Ports lagging behind cruise lines with ‘plug in’ shore power capability

Ports are lagging behind cruise lines in providing the capability for ships to ‘plug in’ to shore power when docked to cut emissions.

Carnival Corporation, the world’s largest cruise company, claims to lead the industry with 67% of its global fleet – 64 ships – shore power-capable.

This means it has twice as many ships able to ‘plug in’ than there are ports equipped to provide shore power, with the company surpassing its 2030 shore power goal seven years ahead of schedule in 2023.

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An additional three ships will be fitted with shore power capabilities this year.

An agreement with Swiss technology company ABB Group will help install an additional 30 shore power connections onboard Carnival Corporation ships over the next few years.

The disclosure came as PortMiami became the first major cruise port on the US eastern seaboard offering shore power connections at five cruise berths.

Carnival Cruise Line ship Carnival Conquest will be the first cruise ship to plug into landside electrical power at the Florida cruise hub, with energy from the local electric grid used to power onboard systems and equipment as engines are turned off.

Carnival Corporation chief executive Josh Weinstein said: “Using shoreside electricity to power our ships in port is an integral part of our global strategy to reduce greenhouse gas (GHG) emissions and minimise our environmental footprint.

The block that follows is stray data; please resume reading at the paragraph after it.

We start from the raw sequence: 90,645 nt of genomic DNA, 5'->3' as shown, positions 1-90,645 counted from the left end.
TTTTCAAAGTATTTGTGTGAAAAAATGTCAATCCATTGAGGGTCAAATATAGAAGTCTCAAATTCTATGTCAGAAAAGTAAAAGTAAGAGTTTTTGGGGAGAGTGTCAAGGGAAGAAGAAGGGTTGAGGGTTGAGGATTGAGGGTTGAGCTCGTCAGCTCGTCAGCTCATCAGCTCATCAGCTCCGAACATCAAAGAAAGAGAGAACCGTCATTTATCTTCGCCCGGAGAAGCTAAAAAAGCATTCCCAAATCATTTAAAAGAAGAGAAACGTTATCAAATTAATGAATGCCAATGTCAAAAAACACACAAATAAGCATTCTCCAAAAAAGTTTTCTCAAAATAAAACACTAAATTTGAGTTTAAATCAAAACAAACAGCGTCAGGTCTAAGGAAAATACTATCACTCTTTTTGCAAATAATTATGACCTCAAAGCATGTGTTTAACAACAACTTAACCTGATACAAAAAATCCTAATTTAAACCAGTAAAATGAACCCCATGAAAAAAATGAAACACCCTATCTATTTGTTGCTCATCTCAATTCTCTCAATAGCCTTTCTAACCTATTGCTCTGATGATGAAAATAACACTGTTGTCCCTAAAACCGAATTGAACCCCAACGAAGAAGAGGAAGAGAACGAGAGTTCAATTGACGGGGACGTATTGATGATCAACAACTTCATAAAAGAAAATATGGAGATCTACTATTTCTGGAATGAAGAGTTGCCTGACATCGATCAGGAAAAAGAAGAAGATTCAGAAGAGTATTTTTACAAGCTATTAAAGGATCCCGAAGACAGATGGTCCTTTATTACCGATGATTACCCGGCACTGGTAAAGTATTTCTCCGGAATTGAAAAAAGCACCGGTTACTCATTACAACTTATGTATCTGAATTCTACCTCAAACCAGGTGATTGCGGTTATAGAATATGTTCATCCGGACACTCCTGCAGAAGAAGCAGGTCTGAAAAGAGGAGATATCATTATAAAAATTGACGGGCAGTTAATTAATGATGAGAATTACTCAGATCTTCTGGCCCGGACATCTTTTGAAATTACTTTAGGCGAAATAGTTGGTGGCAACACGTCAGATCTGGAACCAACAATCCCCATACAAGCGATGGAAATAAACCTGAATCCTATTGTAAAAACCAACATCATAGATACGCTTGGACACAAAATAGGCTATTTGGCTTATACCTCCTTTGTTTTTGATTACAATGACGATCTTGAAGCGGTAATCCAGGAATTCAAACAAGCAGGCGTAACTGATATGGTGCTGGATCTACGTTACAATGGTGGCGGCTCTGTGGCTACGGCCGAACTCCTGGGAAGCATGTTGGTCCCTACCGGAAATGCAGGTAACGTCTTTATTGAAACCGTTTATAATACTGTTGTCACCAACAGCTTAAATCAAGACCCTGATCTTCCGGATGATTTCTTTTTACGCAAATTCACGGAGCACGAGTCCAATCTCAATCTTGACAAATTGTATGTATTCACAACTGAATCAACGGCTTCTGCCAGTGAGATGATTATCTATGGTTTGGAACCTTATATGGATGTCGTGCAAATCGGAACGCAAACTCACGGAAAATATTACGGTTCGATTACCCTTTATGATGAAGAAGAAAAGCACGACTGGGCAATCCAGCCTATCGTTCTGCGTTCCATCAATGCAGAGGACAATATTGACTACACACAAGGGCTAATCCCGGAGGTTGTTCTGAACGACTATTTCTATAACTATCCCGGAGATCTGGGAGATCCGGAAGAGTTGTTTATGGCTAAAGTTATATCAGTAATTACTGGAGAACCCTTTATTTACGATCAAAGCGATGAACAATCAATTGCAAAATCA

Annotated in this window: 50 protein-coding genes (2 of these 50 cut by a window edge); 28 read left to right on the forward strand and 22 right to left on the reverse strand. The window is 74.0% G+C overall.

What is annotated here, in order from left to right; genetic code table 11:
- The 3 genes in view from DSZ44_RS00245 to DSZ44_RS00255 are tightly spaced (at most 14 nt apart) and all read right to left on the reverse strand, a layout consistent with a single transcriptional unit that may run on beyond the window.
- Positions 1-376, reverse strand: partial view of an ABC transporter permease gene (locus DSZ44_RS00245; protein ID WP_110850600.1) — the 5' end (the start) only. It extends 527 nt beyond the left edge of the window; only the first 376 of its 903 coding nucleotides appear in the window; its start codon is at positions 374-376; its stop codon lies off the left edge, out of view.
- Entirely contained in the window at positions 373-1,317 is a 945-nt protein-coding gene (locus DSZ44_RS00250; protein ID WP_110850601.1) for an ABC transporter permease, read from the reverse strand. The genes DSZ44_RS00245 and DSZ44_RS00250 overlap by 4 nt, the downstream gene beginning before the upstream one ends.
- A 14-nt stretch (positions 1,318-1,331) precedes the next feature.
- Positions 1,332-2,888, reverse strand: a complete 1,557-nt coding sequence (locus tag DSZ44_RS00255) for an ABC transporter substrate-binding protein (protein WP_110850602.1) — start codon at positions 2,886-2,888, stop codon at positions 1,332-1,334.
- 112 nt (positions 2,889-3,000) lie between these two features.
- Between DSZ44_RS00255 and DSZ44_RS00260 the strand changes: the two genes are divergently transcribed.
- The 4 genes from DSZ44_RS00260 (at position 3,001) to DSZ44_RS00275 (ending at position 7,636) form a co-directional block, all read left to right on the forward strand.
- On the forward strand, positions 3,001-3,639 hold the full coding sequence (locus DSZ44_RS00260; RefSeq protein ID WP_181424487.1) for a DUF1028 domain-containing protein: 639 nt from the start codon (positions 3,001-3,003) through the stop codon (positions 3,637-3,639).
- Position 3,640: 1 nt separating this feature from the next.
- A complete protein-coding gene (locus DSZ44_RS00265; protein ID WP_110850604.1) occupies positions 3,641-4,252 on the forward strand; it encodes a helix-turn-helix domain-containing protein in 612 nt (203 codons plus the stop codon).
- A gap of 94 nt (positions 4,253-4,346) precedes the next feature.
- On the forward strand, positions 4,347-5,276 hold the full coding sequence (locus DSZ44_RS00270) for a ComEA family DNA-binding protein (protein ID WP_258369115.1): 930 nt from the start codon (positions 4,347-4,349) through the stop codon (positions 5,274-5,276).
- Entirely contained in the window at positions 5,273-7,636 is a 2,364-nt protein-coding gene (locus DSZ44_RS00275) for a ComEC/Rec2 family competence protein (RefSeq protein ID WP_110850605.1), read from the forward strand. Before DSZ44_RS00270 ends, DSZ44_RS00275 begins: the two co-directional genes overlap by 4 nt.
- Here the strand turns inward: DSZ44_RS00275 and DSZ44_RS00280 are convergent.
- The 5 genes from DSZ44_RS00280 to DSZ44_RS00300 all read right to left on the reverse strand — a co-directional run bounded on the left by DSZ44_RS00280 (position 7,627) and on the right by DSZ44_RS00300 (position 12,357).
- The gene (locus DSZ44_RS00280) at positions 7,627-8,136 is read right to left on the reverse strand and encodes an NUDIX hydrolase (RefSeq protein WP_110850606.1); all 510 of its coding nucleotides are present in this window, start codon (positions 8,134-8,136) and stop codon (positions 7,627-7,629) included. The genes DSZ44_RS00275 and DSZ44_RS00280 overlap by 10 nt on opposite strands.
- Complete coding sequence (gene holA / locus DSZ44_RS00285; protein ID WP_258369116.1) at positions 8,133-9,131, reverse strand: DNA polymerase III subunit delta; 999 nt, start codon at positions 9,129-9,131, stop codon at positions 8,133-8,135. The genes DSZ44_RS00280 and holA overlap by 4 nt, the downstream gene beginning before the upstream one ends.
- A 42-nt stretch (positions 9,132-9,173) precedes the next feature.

“It’s been over 20 years since our company first pioneered shore power for the cruise industry, yet adoption remains limited to just 2% of cruise ports worldwide. 

“We applaud PortMiami for having the vision to recognise shore power as vital to the future of our industry and the planet, and for being at the forefront of their peer group in delivering this capability to cruise ships.”

Carnival Cruise Line president Christine Duffy added: “We continue to implement important initiatives that have kept us ahead of our ambitious goals to reduce emissions, and this new shore power capability will allow our ships to rely on the electrical grid to power our ships while in port.”

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